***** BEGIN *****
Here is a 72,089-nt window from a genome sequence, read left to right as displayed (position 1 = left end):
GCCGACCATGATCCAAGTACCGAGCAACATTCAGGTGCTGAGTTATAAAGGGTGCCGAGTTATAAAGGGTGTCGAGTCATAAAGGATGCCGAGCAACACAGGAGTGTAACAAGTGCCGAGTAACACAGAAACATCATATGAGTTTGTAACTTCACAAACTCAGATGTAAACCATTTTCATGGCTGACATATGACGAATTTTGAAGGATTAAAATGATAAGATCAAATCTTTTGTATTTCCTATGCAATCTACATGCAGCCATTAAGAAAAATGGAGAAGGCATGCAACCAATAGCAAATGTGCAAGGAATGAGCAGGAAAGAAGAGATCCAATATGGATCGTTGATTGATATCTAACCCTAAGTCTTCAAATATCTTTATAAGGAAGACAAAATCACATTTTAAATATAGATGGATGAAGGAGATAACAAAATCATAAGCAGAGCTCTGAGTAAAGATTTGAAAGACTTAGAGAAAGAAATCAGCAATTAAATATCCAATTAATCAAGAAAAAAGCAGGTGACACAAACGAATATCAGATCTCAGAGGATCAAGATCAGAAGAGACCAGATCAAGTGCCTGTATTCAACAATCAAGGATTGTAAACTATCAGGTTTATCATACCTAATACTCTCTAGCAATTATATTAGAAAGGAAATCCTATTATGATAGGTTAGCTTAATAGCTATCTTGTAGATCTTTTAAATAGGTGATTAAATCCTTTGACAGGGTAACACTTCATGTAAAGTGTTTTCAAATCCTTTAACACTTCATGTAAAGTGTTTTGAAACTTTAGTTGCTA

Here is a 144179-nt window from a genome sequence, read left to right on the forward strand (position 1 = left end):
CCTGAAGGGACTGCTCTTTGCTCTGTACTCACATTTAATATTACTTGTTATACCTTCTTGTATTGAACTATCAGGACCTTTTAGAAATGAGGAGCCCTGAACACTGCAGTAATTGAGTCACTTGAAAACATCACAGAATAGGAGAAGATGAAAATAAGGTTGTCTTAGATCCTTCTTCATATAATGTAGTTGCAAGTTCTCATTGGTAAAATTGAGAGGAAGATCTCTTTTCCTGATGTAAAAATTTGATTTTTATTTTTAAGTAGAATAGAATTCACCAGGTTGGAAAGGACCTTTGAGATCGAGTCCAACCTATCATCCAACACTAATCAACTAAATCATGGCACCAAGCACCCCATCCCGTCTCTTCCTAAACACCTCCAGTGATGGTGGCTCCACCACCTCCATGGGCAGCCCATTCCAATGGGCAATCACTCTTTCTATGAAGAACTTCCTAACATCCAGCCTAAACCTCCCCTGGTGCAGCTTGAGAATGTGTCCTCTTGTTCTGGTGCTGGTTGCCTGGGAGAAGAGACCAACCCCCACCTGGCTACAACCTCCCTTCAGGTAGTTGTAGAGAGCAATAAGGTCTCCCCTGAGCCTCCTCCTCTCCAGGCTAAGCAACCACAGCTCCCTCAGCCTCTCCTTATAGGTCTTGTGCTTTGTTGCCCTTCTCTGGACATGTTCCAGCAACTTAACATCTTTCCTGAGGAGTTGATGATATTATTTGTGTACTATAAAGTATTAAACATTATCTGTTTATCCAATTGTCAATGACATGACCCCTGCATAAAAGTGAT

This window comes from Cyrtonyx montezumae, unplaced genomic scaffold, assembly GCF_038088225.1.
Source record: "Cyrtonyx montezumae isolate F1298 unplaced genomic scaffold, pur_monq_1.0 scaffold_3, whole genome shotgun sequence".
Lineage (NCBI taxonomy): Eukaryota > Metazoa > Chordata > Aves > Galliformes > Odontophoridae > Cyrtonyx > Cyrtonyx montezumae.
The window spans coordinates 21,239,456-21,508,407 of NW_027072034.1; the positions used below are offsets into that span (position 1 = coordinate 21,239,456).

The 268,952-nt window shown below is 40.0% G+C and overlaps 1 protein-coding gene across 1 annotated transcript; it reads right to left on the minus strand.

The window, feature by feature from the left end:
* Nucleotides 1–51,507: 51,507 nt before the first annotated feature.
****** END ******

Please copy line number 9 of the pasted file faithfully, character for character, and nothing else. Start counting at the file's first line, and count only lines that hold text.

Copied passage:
The 268,952-nt window shown below is 40.0% G+C and overlaps 1 protein-coding gene across 1 annotated transcript; it reads right to left on the minus strand.